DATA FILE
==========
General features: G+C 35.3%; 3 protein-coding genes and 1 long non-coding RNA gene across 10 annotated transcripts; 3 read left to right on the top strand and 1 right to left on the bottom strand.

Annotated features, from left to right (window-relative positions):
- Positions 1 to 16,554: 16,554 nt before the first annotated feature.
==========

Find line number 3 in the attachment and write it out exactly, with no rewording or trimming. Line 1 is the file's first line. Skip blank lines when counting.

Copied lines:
- Positions 1 to 16,554: 16,554 nt before the first annotated feature.